An official website of the United States government
Here's how you know
A .mil website belongs to an official U.S. Department of Defense organization in the United States.
A lock (lock ) or https:// means you’ve safely connected to the .mil website. Share sensitive information only on official, secure websites.

Home : News : News
NEWS | Aug. 17, 2007

New IAAFA commandant sets precedent for females, has vision for school

By Joe Nevarez 37th Training Wing Public Affairs Office

The Inter-American Air Forces Academy welcomed its first Hispanic female commandant when Col. Maria Cordero took command and hit the ground running last month.

"One of the things that really stands out about Lackland is that everyone seems to be like one big family," said the Miami native. "After one month on station, I've seen that Team Lackland truly is a family and people genuinely support each other's goals and aspirations."

A veteran of more than 26 years, Colonel Cordero has held numerous personnel and command positions at various major commands and squadron levels.

"A lot of things have happened in my career by coincidence," said Colonel Cordero. "I happened to be in the right place at the right time."

Prior to taking command at IAAFA, Colonel Cordero was the first female group commander in the Office of Defense Cooperation at the U.S. Embassy in Montevideo, Uruguay.

"While working for U.S. Southern Command, I had the opportunity to travel through many of the Latin American countries," said Colonel Cordero. "When I was presented the opportunity to come to IAAFA, I just couldn't pass it up."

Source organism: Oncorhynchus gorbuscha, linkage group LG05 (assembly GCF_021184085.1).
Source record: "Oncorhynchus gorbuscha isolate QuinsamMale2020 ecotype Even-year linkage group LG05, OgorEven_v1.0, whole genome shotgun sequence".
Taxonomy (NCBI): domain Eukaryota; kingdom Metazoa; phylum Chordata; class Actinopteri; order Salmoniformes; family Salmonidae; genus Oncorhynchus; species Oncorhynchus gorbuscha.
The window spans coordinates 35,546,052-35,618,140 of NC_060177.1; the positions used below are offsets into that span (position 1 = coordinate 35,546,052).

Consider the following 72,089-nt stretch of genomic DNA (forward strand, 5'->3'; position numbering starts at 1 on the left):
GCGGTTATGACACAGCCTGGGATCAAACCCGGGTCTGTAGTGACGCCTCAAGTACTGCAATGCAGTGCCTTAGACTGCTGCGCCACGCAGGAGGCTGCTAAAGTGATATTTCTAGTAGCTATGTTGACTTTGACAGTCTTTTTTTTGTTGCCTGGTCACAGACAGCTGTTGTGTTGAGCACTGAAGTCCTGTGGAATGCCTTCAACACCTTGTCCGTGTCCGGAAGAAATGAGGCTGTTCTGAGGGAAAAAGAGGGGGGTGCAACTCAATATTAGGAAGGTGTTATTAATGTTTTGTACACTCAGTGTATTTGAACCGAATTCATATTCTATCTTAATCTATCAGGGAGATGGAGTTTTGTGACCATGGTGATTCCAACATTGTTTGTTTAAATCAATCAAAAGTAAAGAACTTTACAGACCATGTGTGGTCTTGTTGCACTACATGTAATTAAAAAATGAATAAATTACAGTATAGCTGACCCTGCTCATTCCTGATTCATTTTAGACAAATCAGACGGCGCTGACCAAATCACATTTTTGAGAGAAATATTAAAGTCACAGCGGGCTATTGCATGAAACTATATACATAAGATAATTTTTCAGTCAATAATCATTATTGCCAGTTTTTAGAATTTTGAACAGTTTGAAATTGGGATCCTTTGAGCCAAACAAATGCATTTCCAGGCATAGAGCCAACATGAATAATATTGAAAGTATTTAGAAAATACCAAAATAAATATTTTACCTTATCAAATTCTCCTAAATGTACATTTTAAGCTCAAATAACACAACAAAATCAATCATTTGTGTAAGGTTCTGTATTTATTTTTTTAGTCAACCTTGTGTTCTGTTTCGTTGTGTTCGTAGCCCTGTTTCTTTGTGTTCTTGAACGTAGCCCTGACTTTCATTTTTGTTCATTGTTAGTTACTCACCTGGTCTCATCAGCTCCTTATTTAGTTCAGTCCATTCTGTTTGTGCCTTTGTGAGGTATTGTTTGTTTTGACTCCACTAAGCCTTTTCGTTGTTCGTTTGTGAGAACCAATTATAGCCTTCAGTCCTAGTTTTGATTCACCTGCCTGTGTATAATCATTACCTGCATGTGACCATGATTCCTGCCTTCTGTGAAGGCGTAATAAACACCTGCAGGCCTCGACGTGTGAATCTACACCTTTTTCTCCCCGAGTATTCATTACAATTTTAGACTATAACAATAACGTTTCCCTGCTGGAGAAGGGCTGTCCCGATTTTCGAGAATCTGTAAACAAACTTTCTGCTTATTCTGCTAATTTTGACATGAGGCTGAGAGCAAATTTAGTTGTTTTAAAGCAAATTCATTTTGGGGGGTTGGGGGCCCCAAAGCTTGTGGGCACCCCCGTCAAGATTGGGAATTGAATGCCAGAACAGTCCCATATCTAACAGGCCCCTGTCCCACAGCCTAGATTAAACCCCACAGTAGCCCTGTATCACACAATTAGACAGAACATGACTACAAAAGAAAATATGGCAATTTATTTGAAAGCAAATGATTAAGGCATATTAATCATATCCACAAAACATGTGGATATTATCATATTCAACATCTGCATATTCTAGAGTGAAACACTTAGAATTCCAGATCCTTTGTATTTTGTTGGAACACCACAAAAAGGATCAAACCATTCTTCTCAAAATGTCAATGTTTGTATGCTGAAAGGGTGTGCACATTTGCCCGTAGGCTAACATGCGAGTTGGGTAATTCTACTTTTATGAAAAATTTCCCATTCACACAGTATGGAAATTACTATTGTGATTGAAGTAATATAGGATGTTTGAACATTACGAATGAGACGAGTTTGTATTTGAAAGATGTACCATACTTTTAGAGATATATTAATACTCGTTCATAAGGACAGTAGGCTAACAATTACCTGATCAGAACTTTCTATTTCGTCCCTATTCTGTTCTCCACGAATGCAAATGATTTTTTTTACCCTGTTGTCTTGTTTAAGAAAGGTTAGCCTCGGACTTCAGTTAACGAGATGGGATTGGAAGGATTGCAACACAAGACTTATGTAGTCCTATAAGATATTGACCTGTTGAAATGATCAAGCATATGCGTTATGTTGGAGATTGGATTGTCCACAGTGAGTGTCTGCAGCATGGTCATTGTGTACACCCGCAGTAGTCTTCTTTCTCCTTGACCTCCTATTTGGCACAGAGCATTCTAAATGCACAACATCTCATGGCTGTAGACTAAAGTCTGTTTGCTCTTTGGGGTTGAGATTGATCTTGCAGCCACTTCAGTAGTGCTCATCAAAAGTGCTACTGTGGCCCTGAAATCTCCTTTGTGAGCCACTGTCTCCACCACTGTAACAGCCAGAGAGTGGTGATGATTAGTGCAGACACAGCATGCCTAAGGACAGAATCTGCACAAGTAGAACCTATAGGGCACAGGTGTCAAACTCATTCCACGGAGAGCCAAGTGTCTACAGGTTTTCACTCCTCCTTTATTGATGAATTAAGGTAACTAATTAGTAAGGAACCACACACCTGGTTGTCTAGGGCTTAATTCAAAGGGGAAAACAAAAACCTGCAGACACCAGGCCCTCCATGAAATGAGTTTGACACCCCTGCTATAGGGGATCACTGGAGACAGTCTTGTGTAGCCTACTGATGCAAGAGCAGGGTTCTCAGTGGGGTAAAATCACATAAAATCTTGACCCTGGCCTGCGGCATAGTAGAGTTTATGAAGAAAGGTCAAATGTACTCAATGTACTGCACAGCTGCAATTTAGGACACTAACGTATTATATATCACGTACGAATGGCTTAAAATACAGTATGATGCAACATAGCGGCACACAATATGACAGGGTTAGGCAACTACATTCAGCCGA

As commandant of IAAFA, Colonel Cordero will oversee Air Force members who provide technical and military education training in Spanish to the military and government agencies of 21 Latin American countries.

"My predecessor had great vision for the academy and realized years ago that IAAFA needed to pick up some new courses to keep the pace with the technological advances of some of our Latin American partners," said the colonel. "The biggest challenge will be to find a balance and ensure IAAFA is able to provide education and training to all the Latin American students, regardless of the technological differences throughout Latin America."

The new commandant is aware that the challenge of maintaining this balance may prove difficult, but has complete confidence in her people.

"I am working with great people and I am particularly impressed with the quality of the people assigned to IAAFA," said the commandant. "They have their heart and soul in their jobs and in working with the air forces of Latin America."

As a former commander in South America, the colonel has met her share of challenges, particularly in breaking cultural barriers in Latin America.

"Many Latin American forces are not accustomed to female officers," said Colonel Cordero. "It was important that I set the right tone and convey my firm focus on the mission while maintaining rapport."

The colonel expressed the importance of prioritizing and establishing goals within IAAFA.

"As leaders we must remain enthusiastic and motivate our people," said Colonel Cordero. "We must set high standards and enthusiastically pursue them in order to try to make IAAFA the best academy that we can make it."